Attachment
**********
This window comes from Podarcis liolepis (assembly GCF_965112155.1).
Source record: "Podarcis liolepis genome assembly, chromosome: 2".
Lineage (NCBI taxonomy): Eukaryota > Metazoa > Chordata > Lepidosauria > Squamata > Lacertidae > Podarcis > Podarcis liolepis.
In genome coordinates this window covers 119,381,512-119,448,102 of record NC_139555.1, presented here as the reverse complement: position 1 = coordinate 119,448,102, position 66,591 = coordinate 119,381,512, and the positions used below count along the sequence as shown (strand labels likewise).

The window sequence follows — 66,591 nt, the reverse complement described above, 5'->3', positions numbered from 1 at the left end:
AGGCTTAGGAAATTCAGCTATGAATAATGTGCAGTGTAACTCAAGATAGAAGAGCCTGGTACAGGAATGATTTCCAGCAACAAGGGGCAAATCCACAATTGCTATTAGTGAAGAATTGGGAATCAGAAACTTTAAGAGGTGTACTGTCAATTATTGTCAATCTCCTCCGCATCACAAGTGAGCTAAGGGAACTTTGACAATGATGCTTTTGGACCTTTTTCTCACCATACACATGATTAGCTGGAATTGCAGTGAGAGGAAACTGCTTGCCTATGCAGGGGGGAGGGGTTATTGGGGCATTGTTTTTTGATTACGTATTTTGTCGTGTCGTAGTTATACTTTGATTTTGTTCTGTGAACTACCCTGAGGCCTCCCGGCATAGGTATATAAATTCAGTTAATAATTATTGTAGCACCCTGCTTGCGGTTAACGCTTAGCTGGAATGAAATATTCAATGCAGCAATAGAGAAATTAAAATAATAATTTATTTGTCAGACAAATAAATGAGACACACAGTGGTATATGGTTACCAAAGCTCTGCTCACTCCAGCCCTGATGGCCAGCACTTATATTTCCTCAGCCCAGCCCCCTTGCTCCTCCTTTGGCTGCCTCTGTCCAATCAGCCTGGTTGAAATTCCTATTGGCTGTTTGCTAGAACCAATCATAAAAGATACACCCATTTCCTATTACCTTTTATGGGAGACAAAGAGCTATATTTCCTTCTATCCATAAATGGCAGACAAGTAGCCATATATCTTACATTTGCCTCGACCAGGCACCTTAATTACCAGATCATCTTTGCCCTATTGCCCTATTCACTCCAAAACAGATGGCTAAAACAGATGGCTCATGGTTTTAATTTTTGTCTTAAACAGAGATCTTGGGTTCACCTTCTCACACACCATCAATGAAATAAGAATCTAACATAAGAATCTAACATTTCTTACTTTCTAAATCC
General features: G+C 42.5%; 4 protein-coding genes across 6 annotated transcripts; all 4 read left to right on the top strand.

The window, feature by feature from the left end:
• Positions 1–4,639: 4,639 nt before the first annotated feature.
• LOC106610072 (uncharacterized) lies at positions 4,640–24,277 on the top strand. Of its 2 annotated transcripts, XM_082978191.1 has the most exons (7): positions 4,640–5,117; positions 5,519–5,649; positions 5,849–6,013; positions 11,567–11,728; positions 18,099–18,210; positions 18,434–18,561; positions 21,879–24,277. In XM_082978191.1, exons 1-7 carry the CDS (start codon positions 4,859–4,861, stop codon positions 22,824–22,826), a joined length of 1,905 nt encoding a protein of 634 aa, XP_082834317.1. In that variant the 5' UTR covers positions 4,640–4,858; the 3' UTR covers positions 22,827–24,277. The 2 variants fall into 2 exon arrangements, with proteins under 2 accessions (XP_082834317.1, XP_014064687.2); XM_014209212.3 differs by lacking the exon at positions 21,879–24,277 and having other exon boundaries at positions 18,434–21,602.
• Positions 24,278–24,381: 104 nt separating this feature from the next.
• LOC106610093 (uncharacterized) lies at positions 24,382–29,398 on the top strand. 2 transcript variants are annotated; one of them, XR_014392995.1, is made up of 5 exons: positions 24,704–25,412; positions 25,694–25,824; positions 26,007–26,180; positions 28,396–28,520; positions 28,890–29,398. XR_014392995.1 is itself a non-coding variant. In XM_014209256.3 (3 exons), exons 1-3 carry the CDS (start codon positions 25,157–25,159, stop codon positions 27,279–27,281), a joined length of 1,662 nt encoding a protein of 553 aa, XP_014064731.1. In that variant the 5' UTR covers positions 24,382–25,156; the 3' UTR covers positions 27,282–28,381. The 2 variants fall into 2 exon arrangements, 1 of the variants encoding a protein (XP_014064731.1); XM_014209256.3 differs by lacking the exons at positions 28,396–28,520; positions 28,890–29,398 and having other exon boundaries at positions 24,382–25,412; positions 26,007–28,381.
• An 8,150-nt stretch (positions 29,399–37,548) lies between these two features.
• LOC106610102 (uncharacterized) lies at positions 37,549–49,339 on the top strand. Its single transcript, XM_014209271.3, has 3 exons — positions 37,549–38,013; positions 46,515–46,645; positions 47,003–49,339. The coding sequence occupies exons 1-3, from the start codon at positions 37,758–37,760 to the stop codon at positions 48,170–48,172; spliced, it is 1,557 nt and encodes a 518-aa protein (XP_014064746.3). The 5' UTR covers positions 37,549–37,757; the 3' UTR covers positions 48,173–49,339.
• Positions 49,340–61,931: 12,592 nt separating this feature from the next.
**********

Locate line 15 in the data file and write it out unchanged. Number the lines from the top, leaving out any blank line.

• Positions 49,340–61,931: 12,592 nt separating this feature from the next.